Businesses can lower risk to their supply chains by setting up shop in these countries, a study says.» Read More
Welcome to 2015, where the race to succeed President Barack Obama is already well underway. Politico's Ben White looks at the field.
Warren Buffett and Bill Gates both agree on the same key factor to achieving success in anything you do.
Starting this week, we're doing something new at CNBC's digital platforms: Laying the ground for charging for some types of content.
Elvis Presley's personal jets will go under the hammer in a sealed-bid auction for a piece of mile-high rock and roll memorabilia.
Polaroid CEO Scott Hardy told CNBC that the company is focused on reaching a broad demographic in the sports-action market.
Yahoo executives considered buying cable network Scripps Networks Interactive, but a deal seems unlikely anytime soon, according to Business Insider.
Capacity constraints and a weak market recovery set up Hyundai Motor and affiliate Kia Motors for their slowest sales expansion in 12 years.
A campaign waged by casino owners has stalled efforts to allow more widespread wagering on laptops and smartphones across the U.S. The Financial Times reports.
Ello - touted as the ad-free alternative to Facebook - is confident that its promise of a non-intrusive social network will be sustainable.
While many big-name stocks are poised to surge next year, some smaller companies will sneak higher in 2015, stock pickers said.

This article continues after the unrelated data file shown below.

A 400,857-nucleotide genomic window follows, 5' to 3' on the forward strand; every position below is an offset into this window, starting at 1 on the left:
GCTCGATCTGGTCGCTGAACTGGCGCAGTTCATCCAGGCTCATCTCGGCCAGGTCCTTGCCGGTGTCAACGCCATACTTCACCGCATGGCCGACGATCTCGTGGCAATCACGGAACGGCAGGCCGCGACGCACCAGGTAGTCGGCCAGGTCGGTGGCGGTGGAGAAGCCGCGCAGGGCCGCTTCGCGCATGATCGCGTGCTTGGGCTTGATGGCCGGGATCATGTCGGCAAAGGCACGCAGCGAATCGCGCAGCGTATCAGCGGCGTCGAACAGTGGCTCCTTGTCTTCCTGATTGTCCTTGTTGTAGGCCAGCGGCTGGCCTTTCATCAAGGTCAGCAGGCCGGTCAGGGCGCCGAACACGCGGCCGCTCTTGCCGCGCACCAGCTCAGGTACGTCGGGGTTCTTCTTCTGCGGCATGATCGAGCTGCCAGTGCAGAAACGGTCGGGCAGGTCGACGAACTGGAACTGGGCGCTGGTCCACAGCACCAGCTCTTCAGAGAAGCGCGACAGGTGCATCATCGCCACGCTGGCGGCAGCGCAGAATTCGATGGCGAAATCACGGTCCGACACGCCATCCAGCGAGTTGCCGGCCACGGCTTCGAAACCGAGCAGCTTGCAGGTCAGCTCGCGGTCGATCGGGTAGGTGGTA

In establishing a national championship playoff, college football's power players boosted the sport's ability to rake in revenue.
A number of British business figures are set to be knighted by the royal family, - but this year's list is not without controversy.
BP is investigating whether in-house financial traders at the oil and gas group were involved in a foreign exchange manipulation scandal.
2014 was a huge year for the LGBT community after Apple CEO Tim Cook came out. But you might be surprised by the discrimination that still lingers.
Mergers and acquisitions broke a seven-year losing streak in 2014, with $3.48 trillion worth of deals. CNBC looks at some of the year's highlights.
China is looking at signing an agreement with the U.S. to target assets illegally taken out of the mainland by corrupt officials amid a continuing anti-graft battle.
Major Japanese firms plan to return their excess cash to shareholders, spurning Abe's call for employers to lift salaries.
Classic con-artist routines, namely three-card monte and the shell game, apparently made a return to New York City streets for the holidays.
Facebook has laid a foundation for entering China, but it could morph its product depending on what the Chinese government will allow.
Sony's "The Interview" will be screened in some theaters across the country starting Christmas Day.